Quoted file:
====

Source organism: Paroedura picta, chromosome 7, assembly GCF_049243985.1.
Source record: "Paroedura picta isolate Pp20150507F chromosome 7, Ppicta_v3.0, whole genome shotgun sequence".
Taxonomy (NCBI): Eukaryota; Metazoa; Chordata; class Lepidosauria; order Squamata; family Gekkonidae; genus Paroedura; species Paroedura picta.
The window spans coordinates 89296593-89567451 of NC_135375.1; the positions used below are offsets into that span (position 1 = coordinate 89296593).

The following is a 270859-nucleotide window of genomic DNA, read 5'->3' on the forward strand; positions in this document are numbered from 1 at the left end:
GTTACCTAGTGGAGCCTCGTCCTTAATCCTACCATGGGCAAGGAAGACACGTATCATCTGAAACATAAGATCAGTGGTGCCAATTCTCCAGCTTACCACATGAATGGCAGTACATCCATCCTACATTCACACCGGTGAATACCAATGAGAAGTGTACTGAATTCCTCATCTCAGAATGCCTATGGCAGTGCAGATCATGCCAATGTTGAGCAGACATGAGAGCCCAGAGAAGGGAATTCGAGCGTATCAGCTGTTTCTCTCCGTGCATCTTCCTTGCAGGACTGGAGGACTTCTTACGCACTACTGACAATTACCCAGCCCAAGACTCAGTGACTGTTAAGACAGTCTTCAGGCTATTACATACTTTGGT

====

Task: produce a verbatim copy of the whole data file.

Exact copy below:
Source organism: Paroedura picta, chromosome 7, assembly GCF_049243985.1.
Source record: "Paroedura picta isolate Pp20150507F chromosome 7, Ppicta_v3.0, whole genome shotgun sequence".
Taxonomy (NCBI): Eukaryota; Metazoa; Chordata; class Lepidosauria; order Squamata; family Gekkonidae; genus Paroedura; species Paroedura picta.
The window spans coordinates 89296593-89567451 of NC_135375.1; the positions used below are offsets into that span (position 1 = coordinate 89296593).

The following is a 270859-nucleotide window of genomic DNA, read 5'->3' on the forward strand; positions in this document are numbered from 1 at the left end:
GTTACCTAGTGGAGCCTCGTCCTTAATCCTACCATGGGCAAGGAAGACACGTATCATCTGAAACATAAGATCAGTGGTGCCAATTCTCCAGCTTACCACATGAATGGCAGTACATCCATCCTACATTCACACCGGTGAATACCAATGAGAAGTGTACTGAATTCCTCATCTCAGAATGCCTATGGCAGTGCAGATCATGCCAATGTTGAGCAGACATGAGAGCCCAGAGAAGGGAATTCGAGCGTATCAGCTGTTTCTCTCCGTGCATCTTCCTTGCAGGACTGGAGGACTTCTTACGCACTACTGACAATTACCCAGCCCAAGACTCAGTGACTGTTAAGACAGTCTTCAGGCTATTACATACTTTGGT